Can you tell us about the origins of this story?
I spent one summer in college doing an archaeological dig at a colonial site in Virginia as part of my minor in Anthropology. The surface of the site was littered with artifacts from the present and recent past—beer bottles and assorted other debris. Scraping away the dirt revealed the foundation of a building long gone, bits of broken pottery and tiny glass beads. Archaeology, to me, has always felt a bit like digging backwards through time, and I’ve been wanting to write a story about it for a long time.
I really liked how the interspersed parts change in their assumed meaning over the course of the story, but that seems like a difficult feat to pull off. While writing, did you run into any snags, with those or with anything else?
The interspersed bits changed quite a bit as I wrote the story. I didn’t figure out what they needed to be until I was nearly at the end, which is pretty typical for my process. But the most challenging thing about the story was that I was pushing myself to include more characters—if I’m not paying attention I tend to have only a single character wandering around the world alone. In this story, I wanted to show a variety of characters with different relationships to the protagonist—so I gave Saki a son, a student, some colleagues, and a lifelove.
I know you write at a lot of different story lengths. Do you have a particular preference nowadays, and has that changed any over time?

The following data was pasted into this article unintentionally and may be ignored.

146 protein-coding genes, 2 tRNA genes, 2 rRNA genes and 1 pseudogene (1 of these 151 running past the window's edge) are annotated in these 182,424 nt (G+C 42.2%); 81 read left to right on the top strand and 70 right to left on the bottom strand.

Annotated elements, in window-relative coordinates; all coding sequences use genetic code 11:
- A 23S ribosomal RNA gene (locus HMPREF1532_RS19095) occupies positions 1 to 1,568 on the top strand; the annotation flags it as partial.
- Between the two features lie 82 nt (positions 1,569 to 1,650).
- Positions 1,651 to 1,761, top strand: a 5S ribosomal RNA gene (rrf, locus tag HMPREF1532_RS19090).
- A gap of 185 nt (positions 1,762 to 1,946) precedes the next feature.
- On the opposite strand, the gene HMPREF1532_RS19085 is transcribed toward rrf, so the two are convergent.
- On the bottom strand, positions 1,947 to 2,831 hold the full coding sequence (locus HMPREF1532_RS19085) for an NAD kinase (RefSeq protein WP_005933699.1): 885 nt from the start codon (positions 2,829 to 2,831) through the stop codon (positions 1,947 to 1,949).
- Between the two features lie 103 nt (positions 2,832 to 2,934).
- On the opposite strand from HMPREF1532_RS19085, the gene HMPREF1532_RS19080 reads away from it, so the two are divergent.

I have less of a preference than I used to. For a long time, my natural length was flash, so I spent a lot of time trying to figure out how to write things longer—adding threads, having more characters, sometimes playing with the structure to force myself to draw out the story more.
The two projects I’m currently working on are relatively longer lengths—I’m currently finishing up a trio of inter-related short stories (which in some ways is like a novelette in three parts), and when that’s done I have a novella that I drafted last year and need to go back and revise.
Is there anything special about this story that you want readers to know?
This story draws from bits and pieces of inspiration across a long period of time—it started from that archaeological dig in 1999; the iridescent blue bases of the alien artifacts were inspired by a beetle of that color that I saw on a trip to Japan in 2007; the campus quad came from my graduate school days at University of Washington. Other elements of the story had more recent inspirations. I always find it interesting the different images and moments that stick in my brain over time and get mashed together into stories—sometimes it makes a lot of sense, but other times it can feel very random!
For the readers who loved this story, what should they look for of yours next?
I have a couple stories that I’d recommend to people who loved this one and want to read more of my work. The first is my Clarkesworld story “Five Stages of Grief After the Alien Invasion,” which, like this story, features weird aliens and an interesting structure. For readers who want a time travel love story, I have a Lightspeed story from a few years back called “Rock, Paper, Scissors, Love, Death” (lightspeedmagazine.com/fiction/rock-paper-scissors-love-death).
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